Colorado Quit Claim Deed Form


The Official Colorado Quit Claim Deed is a form used for transferring real estate from one person to another; typically amongst family and close friends. Unlike other deeds, which may be cumbersome to complete and incur additional or higher taxes, this type offers a more streamlined and cost-effective means for the party who currently holds the interest (known as the “grantor”) to transfer it to another party (the “grantee”). The reason the parties need to have a connection to one another—such as a parent and child or a spouse and spouse—is because the grantee must be confident that the grantor holds the title of the property, as this type of form does not transfer title.

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Laws: §§ 38-30-113 to 38-30-116

Versions (6)

Version 1 – OpenDocs

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Version 2 – eForms

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Version 3 – QCD

Download: Adobe PDF


Version 4 – CO-02-77 (Ind-Ind)

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Version 5 – CO-031-77 (Ind-Trust)

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Version 6 – CO-05-77 (Two Ind-Ind)

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Permitted language (§ 38-30-115 and § 38-30-116): The deed must use the word “quitclaim” in the place of “convey” or “and warrant the title to the same.” If the deed contains language that is for use in warranty deeds only, it will be rejected.

Required information (§ 38-30-113(1)(a)): The following must be clearly stated in the document:

  • The grantor’s name,
  • The grantor’s street address, city/town, county, and state,
  • The property’s dollar value or the price of consideration,
  • The grantee’s name,
  • The grantee’s street address, city/town, county, and state,
  • The street address, city/town, county, and state the real property is located,
  • The purpose of the deed,
  • The grantor’s signature, and
  • The date of signing.

Signing requirements (§ 38-35-103): Once completed, the form must be notarized.

How to File

According to § 38-35-109, the deed must be filed by recording it in the county clerk’s office and the recorder of the county where the property is located. Any fees must also be paid in order for the form to be filed.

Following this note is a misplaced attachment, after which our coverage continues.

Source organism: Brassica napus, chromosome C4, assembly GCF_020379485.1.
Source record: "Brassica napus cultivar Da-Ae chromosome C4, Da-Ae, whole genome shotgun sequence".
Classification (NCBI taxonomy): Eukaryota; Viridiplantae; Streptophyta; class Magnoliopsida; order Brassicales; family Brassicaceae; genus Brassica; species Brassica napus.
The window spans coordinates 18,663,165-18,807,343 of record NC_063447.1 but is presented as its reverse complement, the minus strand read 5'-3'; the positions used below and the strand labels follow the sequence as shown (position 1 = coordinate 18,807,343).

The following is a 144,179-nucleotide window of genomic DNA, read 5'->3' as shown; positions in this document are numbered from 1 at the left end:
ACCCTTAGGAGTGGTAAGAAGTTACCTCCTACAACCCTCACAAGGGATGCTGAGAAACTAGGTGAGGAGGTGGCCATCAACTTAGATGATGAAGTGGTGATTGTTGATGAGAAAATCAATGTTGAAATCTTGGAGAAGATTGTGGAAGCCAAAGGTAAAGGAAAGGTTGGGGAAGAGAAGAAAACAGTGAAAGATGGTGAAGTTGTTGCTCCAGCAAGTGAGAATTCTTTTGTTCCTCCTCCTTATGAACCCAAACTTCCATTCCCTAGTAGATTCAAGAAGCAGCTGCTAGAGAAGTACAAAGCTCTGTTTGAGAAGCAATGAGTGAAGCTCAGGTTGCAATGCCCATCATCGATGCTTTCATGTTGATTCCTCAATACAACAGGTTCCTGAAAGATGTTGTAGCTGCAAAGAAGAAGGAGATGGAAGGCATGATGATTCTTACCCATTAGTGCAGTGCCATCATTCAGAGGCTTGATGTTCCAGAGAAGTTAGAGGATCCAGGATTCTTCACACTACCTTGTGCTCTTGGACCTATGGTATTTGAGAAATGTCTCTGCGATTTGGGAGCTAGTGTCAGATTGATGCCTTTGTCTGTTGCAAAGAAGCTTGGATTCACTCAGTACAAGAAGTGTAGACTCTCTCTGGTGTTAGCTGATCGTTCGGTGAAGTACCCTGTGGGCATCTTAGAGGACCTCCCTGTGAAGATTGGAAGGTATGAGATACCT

Because of Colorado’s “race-notice recording statute,” if another grantee records the deed before another, that grantee will be able to claim the property as being rightfully theirs. Because of this, the form should be filed as soon as possible.

How to Write

Step 1 – Date & Identification of the Parties

At the top of the document, enter the:

  • Current date (day, month, and year),
  • Full legal name of the grantor,
  • The county where the property is located,
  • The full name(s) of the grantee(s),
  • Their legal address, and
  • The county in which the grantee(s) are located.

Step 2 – Consideration

In this section, the grantor will need to enter the consideration (what the grantee(s) will be paying to the grantor). The amount needs to be spelled out word-for-word on the first line, and the dollar-amount in parentheses.

Step 3 – Property Description

Enter the county in which the property is located, followed by the full legal description of the property. While there is no set length required, the decription should be comprehensive.

Step 4 – Signatures

The grantor(s) will need to write their signature(s) in the spaces provided. The grantee(s) do not need to sign the deed.

Step 5 – Notarization

This section is to be completed by a Notary Public only.